No solution exists for the game’s absurd plotline. Rather than a reward of knowledge, clarity, or insight you are given nothing more than an obtuse Animal House-like information dump at the end of the game that did more to befuddle me than actually provide any useful information. Throughout the entirety of the game, numerous characters speak in circles or riddles, giving very little information about the story or the environment. Others speak with heavy references to a world that is never explained or fully explored by the player. The riddles spoken by the characters are never made clear, the world is never fleshed out, and some areas are never explained. In the worst way, Epanalepsis feels like a game that is only a quarter done with locales, characters, and plotlines referenced but unexplored.

As if the unnecessarily unclear story wasn’t enough, it is very difficult to determine which character is talking during any bit of dialog. There are no names tags assigned to the characters in the dialog boxes, so remembering who is talking is mostly a crapshoot of remembering who was the first character to being talking in the conversion. Naturally, this leads to even more confusion over the course of the narrative, culminating in one of the most baffling narrative experience I’ve had, to date.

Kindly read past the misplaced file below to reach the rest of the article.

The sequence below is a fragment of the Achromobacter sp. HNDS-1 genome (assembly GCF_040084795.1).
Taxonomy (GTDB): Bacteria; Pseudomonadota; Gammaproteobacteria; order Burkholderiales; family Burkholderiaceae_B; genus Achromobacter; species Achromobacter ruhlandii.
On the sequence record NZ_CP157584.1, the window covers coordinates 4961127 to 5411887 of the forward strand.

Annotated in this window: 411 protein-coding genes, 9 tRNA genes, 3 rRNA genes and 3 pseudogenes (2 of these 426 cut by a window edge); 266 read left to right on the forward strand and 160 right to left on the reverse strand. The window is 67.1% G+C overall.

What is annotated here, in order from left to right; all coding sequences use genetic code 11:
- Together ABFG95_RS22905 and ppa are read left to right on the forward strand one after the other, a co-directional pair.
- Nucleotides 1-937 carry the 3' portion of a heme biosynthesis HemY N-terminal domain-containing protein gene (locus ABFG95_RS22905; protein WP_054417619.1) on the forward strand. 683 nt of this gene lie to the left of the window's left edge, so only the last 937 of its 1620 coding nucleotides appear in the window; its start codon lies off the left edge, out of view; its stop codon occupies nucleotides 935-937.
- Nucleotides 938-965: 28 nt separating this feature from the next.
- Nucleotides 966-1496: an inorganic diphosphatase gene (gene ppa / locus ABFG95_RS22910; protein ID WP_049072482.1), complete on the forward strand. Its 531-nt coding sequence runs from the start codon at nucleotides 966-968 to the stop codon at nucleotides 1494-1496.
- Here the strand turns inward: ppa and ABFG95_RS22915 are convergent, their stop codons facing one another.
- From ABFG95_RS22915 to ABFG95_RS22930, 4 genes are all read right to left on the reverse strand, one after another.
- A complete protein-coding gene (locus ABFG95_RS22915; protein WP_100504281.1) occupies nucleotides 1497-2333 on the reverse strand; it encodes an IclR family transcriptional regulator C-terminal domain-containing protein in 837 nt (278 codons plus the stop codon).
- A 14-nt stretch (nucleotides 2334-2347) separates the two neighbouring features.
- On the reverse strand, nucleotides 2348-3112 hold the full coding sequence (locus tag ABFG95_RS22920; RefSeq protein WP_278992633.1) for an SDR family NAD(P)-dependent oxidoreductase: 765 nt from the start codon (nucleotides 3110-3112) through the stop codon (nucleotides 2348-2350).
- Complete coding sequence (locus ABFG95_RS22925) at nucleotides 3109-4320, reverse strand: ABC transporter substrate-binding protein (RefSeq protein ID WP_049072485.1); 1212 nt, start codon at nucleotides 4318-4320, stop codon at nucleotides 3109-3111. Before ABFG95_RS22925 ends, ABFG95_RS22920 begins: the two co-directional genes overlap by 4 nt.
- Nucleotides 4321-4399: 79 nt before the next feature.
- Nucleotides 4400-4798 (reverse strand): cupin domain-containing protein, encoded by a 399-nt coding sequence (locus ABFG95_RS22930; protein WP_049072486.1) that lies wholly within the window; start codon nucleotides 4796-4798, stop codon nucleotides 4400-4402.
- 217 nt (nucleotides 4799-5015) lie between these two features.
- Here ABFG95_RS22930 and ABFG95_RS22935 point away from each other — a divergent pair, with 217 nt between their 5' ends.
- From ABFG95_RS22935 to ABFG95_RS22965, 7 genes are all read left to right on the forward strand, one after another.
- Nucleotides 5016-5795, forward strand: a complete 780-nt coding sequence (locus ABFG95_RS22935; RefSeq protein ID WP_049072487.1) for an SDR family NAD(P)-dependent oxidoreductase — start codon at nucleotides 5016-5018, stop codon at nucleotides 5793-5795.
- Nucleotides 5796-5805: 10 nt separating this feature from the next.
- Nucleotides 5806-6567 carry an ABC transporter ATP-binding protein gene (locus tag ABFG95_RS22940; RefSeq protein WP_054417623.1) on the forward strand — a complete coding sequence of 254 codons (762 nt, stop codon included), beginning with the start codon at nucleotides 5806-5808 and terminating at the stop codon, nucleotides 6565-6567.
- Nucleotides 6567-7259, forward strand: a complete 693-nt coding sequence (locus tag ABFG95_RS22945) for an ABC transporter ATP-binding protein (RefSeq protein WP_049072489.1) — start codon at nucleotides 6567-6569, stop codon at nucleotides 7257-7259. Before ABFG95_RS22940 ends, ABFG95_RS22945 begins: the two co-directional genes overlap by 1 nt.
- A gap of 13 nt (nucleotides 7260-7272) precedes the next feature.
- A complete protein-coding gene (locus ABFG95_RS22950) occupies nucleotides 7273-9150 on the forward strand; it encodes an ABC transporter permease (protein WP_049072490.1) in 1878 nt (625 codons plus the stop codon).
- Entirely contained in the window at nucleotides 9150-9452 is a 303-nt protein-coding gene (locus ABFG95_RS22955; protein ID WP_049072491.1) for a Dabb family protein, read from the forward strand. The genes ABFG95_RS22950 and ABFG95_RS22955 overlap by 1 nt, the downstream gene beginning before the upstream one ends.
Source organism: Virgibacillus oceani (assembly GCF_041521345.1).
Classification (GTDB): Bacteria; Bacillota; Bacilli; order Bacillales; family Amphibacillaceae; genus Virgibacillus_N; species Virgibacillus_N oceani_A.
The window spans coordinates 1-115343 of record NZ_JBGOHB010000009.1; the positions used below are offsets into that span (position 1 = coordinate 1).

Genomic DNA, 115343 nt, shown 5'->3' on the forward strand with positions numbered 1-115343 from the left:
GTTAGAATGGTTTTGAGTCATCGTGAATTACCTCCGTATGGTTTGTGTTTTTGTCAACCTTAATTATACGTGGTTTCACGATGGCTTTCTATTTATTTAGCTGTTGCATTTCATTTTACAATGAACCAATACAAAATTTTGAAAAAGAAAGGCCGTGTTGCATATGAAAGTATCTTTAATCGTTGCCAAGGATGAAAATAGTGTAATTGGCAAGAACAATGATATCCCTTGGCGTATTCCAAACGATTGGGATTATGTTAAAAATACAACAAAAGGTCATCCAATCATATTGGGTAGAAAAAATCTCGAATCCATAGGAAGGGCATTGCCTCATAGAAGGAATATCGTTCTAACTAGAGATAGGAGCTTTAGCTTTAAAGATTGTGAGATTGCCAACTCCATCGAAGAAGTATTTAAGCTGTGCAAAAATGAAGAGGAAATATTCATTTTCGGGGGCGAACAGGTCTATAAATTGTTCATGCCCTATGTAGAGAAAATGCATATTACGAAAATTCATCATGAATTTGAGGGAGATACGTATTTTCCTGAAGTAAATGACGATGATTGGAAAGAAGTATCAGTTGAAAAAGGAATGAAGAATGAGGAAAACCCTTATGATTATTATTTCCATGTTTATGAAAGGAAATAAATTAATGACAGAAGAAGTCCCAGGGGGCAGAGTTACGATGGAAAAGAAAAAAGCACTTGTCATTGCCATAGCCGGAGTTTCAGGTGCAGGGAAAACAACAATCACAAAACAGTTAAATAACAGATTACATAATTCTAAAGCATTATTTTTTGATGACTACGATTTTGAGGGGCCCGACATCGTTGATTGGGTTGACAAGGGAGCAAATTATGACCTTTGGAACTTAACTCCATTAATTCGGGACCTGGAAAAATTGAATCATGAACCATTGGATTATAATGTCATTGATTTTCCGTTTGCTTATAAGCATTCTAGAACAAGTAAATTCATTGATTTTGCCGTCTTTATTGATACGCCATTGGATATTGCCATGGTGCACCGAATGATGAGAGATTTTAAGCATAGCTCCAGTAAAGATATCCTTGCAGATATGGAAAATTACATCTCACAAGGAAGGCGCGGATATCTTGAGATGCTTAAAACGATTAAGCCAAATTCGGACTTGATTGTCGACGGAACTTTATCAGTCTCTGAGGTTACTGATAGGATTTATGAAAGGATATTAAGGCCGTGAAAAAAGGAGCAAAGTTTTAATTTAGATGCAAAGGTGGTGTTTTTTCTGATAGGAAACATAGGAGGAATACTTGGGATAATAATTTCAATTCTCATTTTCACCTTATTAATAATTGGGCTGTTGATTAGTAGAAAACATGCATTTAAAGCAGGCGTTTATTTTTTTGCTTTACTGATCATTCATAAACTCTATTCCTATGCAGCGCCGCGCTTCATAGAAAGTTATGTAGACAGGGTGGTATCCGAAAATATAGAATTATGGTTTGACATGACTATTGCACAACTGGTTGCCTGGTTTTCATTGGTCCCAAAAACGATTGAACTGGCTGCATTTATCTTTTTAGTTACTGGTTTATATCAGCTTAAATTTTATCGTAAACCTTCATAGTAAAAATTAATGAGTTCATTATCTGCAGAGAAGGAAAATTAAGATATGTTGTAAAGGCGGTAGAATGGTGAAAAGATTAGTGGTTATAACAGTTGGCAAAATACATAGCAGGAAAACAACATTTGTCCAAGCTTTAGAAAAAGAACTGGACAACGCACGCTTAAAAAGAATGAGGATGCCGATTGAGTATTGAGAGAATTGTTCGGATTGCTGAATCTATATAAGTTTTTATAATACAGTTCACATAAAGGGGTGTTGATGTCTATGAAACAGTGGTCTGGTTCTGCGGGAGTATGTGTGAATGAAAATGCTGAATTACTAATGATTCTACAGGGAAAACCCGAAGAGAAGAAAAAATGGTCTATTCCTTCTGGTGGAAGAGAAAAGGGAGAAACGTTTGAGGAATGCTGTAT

Compounding the issues with the narrative and gameplay are unforgivable bugs and sloppy art design. I highly encourage all players to press ‘f’ in-game and watch the magic happen! There is no in-game menu to save, pause or adjust settings so to quit the game you’ve got to use the “alt-f4” keyboard shortcut or a similar method. Saving is done by pressing “Ctrl” and loading a save is much more confusing than it ought to be. The save system may be a little quirky, but I didn’t use it much as I completed the game in almost an hour flat. I then very quickly replayed it (emphasis on very quickly) to find that the only difference was a choice made at the very end of the story.

The art of Epanalepsis did nothing to make the second trip through the story more enjoyable but instead became another aspect of the game that feels strangely incomplete. It is a clear example of some of the poorer implementations of pixel art in modern game design. Each character is a single sprite that is blown-up to an absurd degree that brings out the rough edges and little detail in each of the designs. The final time period is especially tough to look at as many crudely drawn banners hang in the background, and one character looks little more than a pixellated stick figure with clothing and a smile. Perhaps the only redeeming quality of the game is its soundtrack. There is a great diversity in the musical selections with some very catchy melodies and cool atmosphere. Epanalepsis’ music was undoubtedly hurt by its brevity as I was left wanting more of the surprisingly good soundtrack after the story ended after only an hour.

Time may have been the simple cure to the illness that crippled Epanalepsis. On multiple fronts, more time may have been the solution to all of the confusing and utterly bonkers parts of the game. The story may have been more fleshed out, some more demanding puzzles may have surfaces, and maybe some of the character and background art would’ve been cleaned up. However, Epanalepsis, is flawed in too many ways for any kind of positive recommendation, and it breaks its promise to deliver a compelling time travel story by one hundred percent.